Gip­son spoke in fa­vor of the de­vel­op­ment dur­ing a neigh­bor­hood meet­ing on the project in Oc­to­ber. Four meet­ing at­ten­dees told The Times that dur­ing ques­tions from the au­di­ence, Gip­son said he had been work­ing as a con­sul­tant, or paid ad­vo­cate, on the project at 173rd and Hoover streets.

Ron­ald Robin­son, who lives in Har­bor Gate­way and op­poses the de­vel­op­ment, said he and his neigh­bors be­came an­gry over Gip­son’s re­marks. “It was — ‘You’re my rep­re­sen­ta­tive. Shouldn’t you be rep­re­sent­ing me, and not the de­vel­oper?’ ” Robin­son said.

Har­bor Gate­way res­i­dent Frank Madarasz said he too heard Gip­son speak at the Oct. 1 meet­ing, con­ducted by the Har­bor Gate­way North Neigh­bor­hood Coun­cil’s Plan­ning and Land Use Com­mit­tee. Madarasz said Gip­son was con­fronted about whether he worked on the 15-home project — and re­sponded by telling the au­di­ence it was le­gal for him to have out­side in­come.

“He said, ‘I can have a sec­ond job,’ ” Madarasz said.

Gip­son de­clined in­ter­view re­quests from The Times. In an email, Gip­son chief of staff Mark Lomeli said Gip­son has not been paid by ei­ther the de­vel­oper or the de­vel­oper’s con­sul­tant. Although Gip­son at­tended three meet­ings on the Har­bor Gate­way project last year, he has no fi­nan­cial stake in it, Lomeli said.

“Mr. Gip­son solely par­tic­i­pated as a pri­vate cit­i­zen,” he added.

Lomeli also said that Gip­son’s pub­lic state­ments in Oc­to­ber were an ac­knowl­edg­ment that he might some­day have out­side work. “Again, Mr. Gip­son is not in­volved in this project, but an­tic­i­pates re­ceiv­ing his real es­tate li­cense in the fu­ture,” he said in the email.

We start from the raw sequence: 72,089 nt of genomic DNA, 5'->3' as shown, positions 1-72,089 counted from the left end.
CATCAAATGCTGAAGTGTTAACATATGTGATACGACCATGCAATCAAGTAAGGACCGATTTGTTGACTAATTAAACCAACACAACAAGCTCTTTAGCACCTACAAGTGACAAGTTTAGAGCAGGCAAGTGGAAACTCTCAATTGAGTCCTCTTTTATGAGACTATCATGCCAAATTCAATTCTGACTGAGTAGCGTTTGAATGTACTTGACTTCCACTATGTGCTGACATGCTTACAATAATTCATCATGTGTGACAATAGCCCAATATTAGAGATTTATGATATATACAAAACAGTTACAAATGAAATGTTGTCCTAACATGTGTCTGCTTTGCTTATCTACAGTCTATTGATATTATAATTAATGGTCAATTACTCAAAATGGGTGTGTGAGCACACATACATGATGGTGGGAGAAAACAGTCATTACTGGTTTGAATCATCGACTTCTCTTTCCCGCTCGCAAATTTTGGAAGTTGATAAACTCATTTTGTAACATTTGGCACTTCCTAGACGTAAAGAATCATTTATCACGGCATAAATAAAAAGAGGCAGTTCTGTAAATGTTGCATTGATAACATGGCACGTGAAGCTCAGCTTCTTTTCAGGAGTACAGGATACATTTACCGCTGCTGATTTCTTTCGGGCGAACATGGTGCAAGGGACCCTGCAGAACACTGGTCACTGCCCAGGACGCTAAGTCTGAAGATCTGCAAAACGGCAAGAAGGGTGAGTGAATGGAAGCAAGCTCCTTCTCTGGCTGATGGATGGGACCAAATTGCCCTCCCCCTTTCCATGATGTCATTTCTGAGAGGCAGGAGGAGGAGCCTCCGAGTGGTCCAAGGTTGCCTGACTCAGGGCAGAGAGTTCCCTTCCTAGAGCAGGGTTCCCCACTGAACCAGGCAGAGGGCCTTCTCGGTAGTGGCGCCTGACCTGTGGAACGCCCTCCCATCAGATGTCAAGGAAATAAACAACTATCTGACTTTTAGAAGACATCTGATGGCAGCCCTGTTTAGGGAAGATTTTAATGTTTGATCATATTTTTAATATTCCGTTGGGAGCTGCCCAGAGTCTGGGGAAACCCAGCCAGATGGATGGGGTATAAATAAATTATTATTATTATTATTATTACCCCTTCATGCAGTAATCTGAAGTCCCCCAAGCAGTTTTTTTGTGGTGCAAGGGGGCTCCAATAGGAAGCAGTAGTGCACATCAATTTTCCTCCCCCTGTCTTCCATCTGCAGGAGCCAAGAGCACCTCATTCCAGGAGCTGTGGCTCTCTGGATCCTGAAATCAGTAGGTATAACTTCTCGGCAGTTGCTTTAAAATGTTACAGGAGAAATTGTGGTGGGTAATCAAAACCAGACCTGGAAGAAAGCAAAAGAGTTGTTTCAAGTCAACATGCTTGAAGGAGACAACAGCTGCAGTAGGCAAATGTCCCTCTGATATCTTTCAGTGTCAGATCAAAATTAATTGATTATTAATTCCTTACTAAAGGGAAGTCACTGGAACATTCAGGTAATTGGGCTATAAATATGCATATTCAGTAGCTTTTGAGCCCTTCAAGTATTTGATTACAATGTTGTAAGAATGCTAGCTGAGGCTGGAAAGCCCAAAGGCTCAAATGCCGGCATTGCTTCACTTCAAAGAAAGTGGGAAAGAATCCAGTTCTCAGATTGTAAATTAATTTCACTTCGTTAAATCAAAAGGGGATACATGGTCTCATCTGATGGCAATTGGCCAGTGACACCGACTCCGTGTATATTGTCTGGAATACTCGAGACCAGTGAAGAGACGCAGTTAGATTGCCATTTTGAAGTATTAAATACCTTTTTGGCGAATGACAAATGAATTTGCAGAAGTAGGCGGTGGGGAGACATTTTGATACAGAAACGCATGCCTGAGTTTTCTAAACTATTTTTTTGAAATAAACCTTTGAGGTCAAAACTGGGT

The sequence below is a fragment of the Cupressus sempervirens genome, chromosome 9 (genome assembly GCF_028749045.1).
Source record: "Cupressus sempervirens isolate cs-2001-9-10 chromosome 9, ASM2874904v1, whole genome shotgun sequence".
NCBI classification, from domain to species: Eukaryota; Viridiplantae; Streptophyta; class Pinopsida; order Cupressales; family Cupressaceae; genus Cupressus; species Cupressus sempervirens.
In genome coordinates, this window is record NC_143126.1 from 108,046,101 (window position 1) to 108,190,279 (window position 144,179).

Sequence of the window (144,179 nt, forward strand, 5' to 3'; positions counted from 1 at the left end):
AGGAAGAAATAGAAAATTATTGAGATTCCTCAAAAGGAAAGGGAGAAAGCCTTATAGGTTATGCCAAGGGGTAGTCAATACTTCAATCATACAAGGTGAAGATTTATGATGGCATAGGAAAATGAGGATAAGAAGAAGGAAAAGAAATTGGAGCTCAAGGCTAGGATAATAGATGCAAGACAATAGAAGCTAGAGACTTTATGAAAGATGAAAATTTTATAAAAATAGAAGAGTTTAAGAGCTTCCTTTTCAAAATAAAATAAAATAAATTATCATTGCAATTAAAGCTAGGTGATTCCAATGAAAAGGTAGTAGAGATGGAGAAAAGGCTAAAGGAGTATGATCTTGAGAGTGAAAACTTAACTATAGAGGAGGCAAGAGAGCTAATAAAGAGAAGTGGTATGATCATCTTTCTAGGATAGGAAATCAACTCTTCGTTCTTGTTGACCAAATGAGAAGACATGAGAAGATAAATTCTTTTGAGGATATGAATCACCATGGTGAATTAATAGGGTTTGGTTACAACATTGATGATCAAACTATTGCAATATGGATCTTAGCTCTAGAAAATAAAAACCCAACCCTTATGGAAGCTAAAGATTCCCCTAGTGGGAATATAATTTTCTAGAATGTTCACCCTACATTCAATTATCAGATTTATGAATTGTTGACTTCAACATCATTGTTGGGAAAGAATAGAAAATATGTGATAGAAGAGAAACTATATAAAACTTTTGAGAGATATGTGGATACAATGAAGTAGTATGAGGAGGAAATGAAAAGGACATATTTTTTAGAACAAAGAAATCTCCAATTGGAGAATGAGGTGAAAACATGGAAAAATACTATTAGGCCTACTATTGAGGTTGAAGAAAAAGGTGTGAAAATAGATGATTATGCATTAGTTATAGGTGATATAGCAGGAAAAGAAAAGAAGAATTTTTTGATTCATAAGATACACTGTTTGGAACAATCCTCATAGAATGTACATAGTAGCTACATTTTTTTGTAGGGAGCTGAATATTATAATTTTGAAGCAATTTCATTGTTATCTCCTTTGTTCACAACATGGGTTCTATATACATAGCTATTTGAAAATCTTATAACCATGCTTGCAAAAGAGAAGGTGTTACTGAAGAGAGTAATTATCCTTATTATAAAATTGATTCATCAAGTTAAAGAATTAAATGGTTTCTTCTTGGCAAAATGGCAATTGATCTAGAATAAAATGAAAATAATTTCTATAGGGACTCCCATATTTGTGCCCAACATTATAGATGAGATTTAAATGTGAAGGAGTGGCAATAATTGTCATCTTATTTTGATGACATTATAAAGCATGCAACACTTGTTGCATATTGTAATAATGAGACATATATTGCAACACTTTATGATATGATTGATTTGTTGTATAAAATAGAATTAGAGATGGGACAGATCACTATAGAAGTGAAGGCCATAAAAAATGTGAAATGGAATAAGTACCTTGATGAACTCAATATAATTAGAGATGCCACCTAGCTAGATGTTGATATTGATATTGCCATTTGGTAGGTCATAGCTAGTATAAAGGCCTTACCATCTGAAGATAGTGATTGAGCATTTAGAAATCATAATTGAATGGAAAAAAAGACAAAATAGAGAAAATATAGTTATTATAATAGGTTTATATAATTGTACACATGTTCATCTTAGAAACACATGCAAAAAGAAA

Nei­ther Awad nor his land use rep­re­sen­ta­tive, Emilio Gutierrez, re­sponded to re­quests for com­ment about the pro­posed de­vel­op­ment. In pa­per­work filed with the city, Gutierrez said the de­vel­oper has ad­dressed neigh­bor­hood con­cerns about air qual­ity.

Large trees and other land­scap­ing will cre­ate a buf­fer be­tween homes and the in­ter­change, ac­cord­ing to the project’s en­vi­ron­men­tal doc­u­ments. Each house will have an air con­di­tion­ing sys­tem with high-per­form­ing air fil­ters. In ad­di­tion, the de­vel­oper will “min­i­mize” the num­ber of op­er­a­ble win­dows that face the free­way, the re­port says.

Once those and other fea­tures are in place, “air qual­ity at the new project will be bet­ter than the one avail­able to most res­i­dents in the vicin­ity,” the de­vel­oper said in the project’s pa­per­work.

Ros­alie Pre­ston, who serves on the Har­bor Gate­way North Neigh­bor­hood Coun­cil, has her doubts. Fu­ture home­own­ers, she said, will still want to en­joy their yards, putting them­selves at risk.